Chocolate.
There are few foods that people feel as passionate about -- a passion that goes beyond a love for the "sweetness" of most candies or desserts: after all, few people crave caramel, whipped cream, or bubble gum. Chocolate is, well, different. For the true chocoholic, just thinking about chocolate can evoke a pleasurable response. You may want to grab a bar or make a nice cup of hot cocoa before you begin exploring here.

Candy bars, milk shakes, cookies, flavored coffee—even cereal and medicine! Chocolate is a key ingredient in many foods. In fact, it ranks as the favorite flavor of most Americans. And yet, few of us know the unique origins of this popular treat.
The story of chocolate spans more than 2,000 years and now circles the globe. The tale began in the tropical rainforests of Central and South America where cacao (kah KOW) first grew. Chocolate is made from the seeds of the cacao tree.
But the journey from seed to sweet is a long one, spanning many centuries and requiring many processes.

History of Chocolate
The tasty secret of the cacao (kah KOW) tree was discovered 2,000 years ago in the tropical rainforests of the Americas. The pods of this tree contain seeds that can be processed into chocolate. The story of how chocolate grew from a local Mesoamerican beverage into a global sweet encompasses many cultures and continents.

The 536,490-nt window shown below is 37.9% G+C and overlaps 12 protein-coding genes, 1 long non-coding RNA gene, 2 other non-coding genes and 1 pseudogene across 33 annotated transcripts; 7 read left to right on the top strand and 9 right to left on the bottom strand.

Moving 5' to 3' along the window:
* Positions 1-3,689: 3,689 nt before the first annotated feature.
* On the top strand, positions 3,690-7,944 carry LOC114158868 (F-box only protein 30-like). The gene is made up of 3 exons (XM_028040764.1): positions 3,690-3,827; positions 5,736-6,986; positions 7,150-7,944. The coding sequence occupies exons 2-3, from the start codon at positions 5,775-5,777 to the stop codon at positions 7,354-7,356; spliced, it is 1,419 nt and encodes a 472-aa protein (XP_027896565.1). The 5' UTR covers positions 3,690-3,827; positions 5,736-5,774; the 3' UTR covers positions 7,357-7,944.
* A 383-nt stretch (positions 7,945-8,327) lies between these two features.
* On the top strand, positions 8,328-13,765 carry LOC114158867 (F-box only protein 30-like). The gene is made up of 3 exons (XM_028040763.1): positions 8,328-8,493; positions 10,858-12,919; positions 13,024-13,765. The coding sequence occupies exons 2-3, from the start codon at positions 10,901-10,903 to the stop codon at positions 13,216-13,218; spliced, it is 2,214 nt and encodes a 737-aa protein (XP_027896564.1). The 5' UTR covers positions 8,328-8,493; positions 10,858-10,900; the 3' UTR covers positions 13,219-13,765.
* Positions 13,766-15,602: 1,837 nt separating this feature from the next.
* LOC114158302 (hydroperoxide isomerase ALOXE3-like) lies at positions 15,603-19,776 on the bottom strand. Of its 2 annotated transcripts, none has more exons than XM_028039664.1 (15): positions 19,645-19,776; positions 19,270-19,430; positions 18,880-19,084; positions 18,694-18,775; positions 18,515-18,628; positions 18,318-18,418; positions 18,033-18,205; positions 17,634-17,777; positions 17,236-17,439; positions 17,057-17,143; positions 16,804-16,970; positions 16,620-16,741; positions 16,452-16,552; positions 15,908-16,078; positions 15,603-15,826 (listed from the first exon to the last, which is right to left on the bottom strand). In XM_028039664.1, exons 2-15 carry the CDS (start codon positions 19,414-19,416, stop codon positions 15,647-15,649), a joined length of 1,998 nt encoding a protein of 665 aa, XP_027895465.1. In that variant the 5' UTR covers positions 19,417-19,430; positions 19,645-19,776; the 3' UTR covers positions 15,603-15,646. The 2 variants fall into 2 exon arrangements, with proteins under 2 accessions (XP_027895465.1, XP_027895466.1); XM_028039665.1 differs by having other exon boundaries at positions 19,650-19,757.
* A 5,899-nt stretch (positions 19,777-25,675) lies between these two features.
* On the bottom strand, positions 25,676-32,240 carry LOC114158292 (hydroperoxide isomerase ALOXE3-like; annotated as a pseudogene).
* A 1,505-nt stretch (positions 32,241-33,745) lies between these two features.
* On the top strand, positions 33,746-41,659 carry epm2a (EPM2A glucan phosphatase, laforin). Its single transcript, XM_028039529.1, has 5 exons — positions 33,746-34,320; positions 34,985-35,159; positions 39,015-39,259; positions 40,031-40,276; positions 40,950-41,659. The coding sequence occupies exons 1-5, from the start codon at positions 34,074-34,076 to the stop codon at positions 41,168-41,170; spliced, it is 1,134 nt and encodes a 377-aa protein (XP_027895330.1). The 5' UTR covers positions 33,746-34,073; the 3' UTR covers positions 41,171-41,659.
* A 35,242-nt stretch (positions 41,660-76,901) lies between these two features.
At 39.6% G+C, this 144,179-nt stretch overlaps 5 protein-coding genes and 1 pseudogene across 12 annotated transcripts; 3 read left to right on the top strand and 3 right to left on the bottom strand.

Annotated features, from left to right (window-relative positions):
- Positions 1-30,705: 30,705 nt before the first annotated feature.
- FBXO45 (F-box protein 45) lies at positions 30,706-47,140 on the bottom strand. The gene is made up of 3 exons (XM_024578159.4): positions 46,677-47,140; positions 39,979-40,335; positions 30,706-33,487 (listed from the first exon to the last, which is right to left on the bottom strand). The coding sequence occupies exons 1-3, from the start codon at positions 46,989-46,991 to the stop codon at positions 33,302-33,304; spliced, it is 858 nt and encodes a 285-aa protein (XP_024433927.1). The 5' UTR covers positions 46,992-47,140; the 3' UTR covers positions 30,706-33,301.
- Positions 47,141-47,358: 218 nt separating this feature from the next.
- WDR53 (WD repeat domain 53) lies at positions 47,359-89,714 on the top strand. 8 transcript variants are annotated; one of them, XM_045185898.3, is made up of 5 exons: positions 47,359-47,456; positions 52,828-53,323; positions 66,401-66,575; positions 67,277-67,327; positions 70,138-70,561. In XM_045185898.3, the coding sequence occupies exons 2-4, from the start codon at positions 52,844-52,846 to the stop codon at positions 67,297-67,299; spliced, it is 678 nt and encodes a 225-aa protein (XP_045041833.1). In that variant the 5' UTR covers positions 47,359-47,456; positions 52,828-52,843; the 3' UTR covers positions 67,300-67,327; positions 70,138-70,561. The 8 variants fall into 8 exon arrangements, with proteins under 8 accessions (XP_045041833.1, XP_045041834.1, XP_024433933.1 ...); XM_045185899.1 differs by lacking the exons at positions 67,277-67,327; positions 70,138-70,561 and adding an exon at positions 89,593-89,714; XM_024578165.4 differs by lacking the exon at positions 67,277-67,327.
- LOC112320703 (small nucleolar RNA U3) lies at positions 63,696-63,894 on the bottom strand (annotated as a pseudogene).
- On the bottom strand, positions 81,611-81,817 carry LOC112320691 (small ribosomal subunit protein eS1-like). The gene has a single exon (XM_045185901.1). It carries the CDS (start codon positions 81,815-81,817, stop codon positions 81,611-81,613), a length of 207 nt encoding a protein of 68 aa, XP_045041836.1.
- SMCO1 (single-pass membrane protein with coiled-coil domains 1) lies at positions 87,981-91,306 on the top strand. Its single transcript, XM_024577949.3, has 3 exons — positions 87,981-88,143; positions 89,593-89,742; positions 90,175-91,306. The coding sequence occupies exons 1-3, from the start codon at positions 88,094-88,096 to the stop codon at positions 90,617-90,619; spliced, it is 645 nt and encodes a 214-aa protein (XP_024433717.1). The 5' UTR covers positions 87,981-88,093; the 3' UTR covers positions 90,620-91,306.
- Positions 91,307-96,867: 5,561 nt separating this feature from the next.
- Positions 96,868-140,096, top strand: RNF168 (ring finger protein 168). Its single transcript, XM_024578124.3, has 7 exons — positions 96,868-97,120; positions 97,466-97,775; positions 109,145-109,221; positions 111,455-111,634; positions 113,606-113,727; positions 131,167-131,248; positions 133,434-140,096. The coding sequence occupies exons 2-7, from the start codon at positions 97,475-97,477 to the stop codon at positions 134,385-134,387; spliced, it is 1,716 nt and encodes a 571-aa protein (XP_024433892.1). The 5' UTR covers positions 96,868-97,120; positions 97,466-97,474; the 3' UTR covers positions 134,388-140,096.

The first people known to have made chocolate were the ancient cultures of Mexico and Central America. These people, including the Maya and Aztec, mixed ground cacao seeds with various seasonings to make a spicy, frothy drink.

Later, the Spanish conquistadors brought the seeds back home to Spain, where new recipes were created. Eventually, and the drink’s popularity spread throughout Europe. Since then, new technologies and innovations have changed the texture and taste of chocolate, but it still remains one of the world’s favorite flavors.

How Chocolate is Made
Harvesting Cacao is Hard Work
We tend to think of chocolate making as an assembly-line process. Most people picture automated presses plopping out candies onto conveyor belts at speeds unmatched by humans.

But before cacao reaches the machinery of a chocolate factory, it must first pass through the hands of a farmer.

Making chocolate takes years of manual labor.
Like most agricultural crops, cacao must be closely monitored by farmers. They regularly walk their fields and check for pests, molds, and diseases that can potentially wipe out a whole harvest.

In addition, a farmer must spend three to five years caring for young cacao trees before they’ll produce their first yield.

Cacao harvesting is done by hand.
Unlike many contemporary crops, cacao can’t be harvested by machines. Each thick pod growing off the trunk and branches of the cacao tree must be plucked by hand.



 

 

 

 

 

 

 

 

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